I spent a long, uncomfortable night in my cell, taunted by brain juice and the memory of the new scars I’d seen on my face in the werewolf’s mirror. I did try to sleep, once I realised the vampire really wasn’t coming back; it didn’t seem like anyone else would come to let me out any time soon either. Of course, sleeping’s a lot easier said than done when your bed is a concrete floor.
Hours later—or so I guessed, since for all I knew it could’ve been days—the sharp click of heels on concrete snapped me out of a doze. My first thought was Tabitha. Then my brain caught up with my eyes, and I realised the newcomer was an unfamiliar woman dressed all in black. Like the vampire, she was pale and skeletally thin, but the caste mark on her face was different. Several black lines radiated outward from eyes sunk so deep they were little more than shadows. I shivered involuntarily.
“Margot Lucas?” Her voice was soft and dry, like dead leaves rustling against pavement.
“Why do people keep saying my name like a question?” I demanded. I couldn’t even fool myself into thinking my attitude toward the woman was anything but bravado.
“Because those incompetent wolves never confirmed your identity. You are Margot Lucas, yes?”
She pulled a notepad from some hidden pocket and jotted down some notes. “Do you understand that, as a newly turned zombie, you are restricted to the undead zone?”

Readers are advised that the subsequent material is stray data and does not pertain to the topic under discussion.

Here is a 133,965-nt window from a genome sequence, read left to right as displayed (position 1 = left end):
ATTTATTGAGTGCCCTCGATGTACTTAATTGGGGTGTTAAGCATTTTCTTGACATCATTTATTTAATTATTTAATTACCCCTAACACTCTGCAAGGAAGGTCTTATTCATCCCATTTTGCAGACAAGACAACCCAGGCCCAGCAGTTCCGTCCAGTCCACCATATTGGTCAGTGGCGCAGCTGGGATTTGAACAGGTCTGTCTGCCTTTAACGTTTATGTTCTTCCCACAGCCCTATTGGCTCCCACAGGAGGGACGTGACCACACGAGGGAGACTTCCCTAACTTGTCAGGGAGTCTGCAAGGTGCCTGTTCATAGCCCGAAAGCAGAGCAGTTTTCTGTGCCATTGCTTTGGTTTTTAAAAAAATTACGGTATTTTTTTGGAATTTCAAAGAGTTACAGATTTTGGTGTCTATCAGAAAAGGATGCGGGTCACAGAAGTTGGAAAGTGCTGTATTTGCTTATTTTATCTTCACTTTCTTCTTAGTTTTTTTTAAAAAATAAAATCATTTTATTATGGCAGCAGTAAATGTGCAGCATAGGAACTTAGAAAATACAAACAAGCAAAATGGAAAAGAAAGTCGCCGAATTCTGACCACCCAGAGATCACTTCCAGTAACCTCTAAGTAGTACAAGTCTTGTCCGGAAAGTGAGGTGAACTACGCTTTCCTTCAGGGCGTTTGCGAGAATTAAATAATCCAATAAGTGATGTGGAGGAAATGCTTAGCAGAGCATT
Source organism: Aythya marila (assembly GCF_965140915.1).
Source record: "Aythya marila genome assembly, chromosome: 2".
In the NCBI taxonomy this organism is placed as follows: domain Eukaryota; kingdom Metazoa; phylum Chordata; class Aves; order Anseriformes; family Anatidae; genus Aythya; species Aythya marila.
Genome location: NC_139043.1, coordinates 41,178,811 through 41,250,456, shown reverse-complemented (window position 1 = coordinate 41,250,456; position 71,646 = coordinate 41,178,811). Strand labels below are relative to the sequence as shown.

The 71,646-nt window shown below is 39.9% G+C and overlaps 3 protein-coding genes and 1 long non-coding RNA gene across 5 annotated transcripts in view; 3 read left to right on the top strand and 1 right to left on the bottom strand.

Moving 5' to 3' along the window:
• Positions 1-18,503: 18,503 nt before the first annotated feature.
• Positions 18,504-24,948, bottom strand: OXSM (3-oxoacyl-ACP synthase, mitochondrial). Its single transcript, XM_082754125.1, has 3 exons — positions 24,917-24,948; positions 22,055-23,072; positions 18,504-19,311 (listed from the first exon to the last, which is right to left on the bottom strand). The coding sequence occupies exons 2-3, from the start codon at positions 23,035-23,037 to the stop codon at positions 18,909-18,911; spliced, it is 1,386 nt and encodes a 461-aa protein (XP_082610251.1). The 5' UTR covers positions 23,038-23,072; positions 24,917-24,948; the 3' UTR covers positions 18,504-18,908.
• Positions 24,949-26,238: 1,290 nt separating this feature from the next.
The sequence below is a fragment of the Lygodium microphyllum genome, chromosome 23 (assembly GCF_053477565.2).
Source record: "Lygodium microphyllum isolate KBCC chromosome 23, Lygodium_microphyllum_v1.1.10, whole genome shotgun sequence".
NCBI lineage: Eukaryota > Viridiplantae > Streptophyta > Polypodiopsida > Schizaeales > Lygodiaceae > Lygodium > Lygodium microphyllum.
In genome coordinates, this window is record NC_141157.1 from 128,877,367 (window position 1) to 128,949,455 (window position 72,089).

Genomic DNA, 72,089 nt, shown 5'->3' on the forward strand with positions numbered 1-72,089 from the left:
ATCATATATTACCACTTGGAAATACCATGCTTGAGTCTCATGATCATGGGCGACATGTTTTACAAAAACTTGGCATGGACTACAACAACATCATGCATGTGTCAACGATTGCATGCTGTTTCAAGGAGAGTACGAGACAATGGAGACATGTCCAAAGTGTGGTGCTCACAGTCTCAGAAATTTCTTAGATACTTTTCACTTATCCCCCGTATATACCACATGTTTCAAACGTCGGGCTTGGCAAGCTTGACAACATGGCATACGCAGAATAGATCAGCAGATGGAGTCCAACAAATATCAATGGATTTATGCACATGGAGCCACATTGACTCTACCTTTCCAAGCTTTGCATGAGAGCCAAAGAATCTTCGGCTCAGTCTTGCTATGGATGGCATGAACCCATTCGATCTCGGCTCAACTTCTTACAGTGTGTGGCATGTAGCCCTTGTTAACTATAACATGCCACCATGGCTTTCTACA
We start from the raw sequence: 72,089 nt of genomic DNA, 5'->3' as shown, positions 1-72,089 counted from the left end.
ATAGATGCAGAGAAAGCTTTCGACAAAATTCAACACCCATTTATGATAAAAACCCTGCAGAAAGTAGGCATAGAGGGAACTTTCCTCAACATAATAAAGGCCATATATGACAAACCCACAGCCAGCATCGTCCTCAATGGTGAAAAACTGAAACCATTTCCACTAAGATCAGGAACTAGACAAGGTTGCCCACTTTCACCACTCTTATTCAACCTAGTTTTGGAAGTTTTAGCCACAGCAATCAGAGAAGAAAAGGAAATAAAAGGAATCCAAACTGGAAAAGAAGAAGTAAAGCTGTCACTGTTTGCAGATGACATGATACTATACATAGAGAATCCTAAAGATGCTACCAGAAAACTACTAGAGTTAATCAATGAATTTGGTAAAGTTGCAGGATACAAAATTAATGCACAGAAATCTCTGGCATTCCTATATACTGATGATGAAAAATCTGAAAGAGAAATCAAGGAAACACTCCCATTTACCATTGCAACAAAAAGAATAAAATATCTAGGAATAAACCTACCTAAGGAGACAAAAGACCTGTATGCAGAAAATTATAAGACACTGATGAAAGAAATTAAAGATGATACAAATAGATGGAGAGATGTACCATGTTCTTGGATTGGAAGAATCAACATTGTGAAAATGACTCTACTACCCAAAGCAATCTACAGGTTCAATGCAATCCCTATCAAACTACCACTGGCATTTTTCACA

“But I’m not actually a zombie. There’s been a—”
The woman locked her eyes on mine, and I lost the ability to speak. “Do you understand?”
“Yes,” I squeaked.
She removed a sheet of paper from another of her hidden pockets, and slid it through the bars. A pen followed. “Sign.”
My eyes scanned rapidly over the text. She wanted me to sign away my rights as a human? “I-I can’t.”
She bent her empty gaze on me again. I shivered. “If you want to leave, you’ll have to sign.” She turned away. “Your choice.”
My choice. Not much of one, was it? Acknowledge, on paper, my new identity as a zombie and make any future claim to still being human legally impossible, or remain here in this cell where I’d never have a chance of proving myself human.
My gaze wandered over the bars, the hard concrete floor, the cup of brain juice. Stay, or leave.
I signed the paper.